The Value of Meadows

Meadows are an integral, and often overlooked, part of our mountain ecosystems. In the face of current and impending extreme climate shifts, meadows display astounding resilience. They provide key habitat for the Klamath region’s unique biodiversity, keep downstream waters cool throughout the summer, and store tremendous amounts of carbon, not to mention their deep cultural significance for indigenous communities in the region. Despite their importance to healthy montane ecosystems, much is still unknown about their presence on the landscape. Through collaborative research efforts, the Klamath Meadows Partnership aims to increase the recognition of meadows for continued research and public understanding in order to more adequately protect these vital oases. Read on to learn more about some of the unique values of meadows in the Klamath region.


Meadows act as oases, providing year-round refuge for the region's immense biodiversity. Species like the Pacific Tree Frog, the Southern Long-Toed Salamander, and the Cascades Frog all rely on meadows for year-round breeding habitat. Rare, endemic plant species, such as the California Pitcher Plant, California Lady's Slipper, and Showy Raillardella, thrive in healthy meadows. Grasses, sedges, and shrubs flourish year-round to provide food and habitat for deer, birds, and small mammals.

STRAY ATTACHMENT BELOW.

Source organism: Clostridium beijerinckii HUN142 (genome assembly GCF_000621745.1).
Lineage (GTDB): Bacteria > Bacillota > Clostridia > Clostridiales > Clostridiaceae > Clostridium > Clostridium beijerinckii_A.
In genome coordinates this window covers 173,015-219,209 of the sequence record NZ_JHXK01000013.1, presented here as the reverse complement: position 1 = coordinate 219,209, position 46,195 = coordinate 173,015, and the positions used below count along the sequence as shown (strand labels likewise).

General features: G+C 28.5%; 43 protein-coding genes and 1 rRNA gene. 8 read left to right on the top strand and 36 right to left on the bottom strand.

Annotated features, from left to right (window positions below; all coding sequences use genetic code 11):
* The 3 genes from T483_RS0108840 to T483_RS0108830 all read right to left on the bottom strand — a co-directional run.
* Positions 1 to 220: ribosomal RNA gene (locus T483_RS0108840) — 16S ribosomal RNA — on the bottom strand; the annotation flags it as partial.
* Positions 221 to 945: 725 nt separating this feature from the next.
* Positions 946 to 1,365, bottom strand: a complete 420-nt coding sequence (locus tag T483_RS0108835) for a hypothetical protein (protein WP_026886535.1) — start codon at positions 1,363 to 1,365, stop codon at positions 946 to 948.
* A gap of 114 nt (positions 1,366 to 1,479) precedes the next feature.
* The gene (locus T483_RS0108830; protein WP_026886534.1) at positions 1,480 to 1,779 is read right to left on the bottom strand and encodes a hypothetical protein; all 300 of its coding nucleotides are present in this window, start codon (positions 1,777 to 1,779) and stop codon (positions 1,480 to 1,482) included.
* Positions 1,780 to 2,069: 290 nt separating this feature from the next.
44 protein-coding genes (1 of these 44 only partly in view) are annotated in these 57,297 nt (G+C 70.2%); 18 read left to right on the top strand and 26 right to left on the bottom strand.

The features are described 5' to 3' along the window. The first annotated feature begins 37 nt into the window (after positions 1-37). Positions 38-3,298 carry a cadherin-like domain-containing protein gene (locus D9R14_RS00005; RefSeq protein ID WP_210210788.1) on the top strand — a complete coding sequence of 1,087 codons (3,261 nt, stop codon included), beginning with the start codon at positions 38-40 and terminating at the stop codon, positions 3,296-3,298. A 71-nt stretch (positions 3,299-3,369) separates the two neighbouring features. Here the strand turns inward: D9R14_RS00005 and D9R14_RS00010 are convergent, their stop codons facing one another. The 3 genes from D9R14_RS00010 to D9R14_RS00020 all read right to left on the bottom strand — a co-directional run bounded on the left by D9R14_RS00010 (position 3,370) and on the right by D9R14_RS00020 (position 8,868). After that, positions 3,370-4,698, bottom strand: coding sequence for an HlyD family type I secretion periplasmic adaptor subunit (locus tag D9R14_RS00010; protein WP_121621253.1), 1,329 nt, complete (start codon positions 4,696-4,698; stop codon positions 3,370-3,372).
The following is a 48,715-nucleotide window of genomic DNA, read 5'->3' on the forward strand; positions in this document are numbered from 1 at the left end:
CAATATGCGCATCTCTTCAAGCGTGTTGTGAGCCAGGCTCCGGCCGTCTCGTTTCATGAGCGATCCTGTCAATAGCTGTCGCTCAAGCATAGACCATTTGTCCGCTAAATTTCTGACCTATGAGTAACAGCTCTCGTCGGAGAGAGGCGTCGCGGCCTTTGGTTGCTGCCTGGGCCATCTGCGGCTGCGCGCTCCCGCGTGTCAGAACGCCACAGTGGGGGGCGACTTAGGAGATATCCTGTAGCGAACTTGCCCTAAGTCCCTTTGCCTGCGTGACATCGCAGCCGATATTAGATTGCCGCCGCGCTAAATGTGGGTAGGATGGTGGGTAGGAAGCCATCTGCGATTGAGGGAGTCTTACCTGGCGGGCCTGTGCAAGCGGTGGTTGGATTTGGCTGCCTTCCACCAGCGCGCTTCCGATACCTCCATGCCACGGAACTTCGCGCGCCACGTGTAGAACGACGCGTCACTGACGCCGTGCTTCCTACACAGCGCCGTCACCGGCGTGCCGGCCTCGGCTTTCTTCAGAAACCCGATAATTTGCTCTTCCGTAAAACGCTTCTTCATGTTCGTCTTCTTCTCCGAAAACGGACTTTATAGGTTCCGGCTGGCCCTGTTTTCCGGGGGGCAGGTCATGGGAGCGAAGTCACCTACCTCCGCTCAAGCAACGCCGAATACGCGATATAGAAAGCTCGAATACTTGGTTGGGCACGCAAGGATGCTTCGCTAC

Cold Water Storage

Meadows provide an increasingly vital service of storing cold water from snowmelt throughout the hot summer months. This cold water is stored underground and slowly metered out to rivers downstream, allowing for - among other things - salmon to continue to thrive in the region's rivers. With the area facing its third critically dry year of drought, this is habitat is becoming all the more important to restore and protect.

Carbon Storage

Although vastly understudied, meadows have an exceptional capacity for storing carbon underground via healthy bunchgrass and soil systems. One study conducted in the Sierra Nevada Mountains found that one acre of meadow can store as much as 6x the carbon as an acre of forest! Further, a preliminary study conducted by the University of Nevada Reno found that restored meadows can store anywhere from 20-80% more carbon than degraded sites, demonstrating the vast need and potential for healthy meadow systems to combat climate change.

Cultural Significance

The Yurok, Karuk, Hoopa, Shasta, Modoc, and Wiyot peoples hold ancestral territory within the greater Klamath region and continue to use, steward, and inhabit its lands. Meadows play a vital role in the indigenous culture and livelihoods, providing food and fiber sources, forage for key species, and natural fire breaks for cultural burning.

Fire Resilience

A healthy, connected network of meadows across a landscape can act as natural firebreaks, slowing the movement and decreasing the intensity of wildfires. Additionally, because meadows slowly disperse water throughout the summer, during peak fire season, they can have an outsized impact on fire behavior across an entire landscape.


Meadows are a serene, beautiful place to hike, backpack, birdwatch, and relax. They provide stunning wildflower shows late into the season, and alpine meadows in the Klamath are set amongst some of the most unique geologic features in California. The healthier meadows are, the more beautiful they become!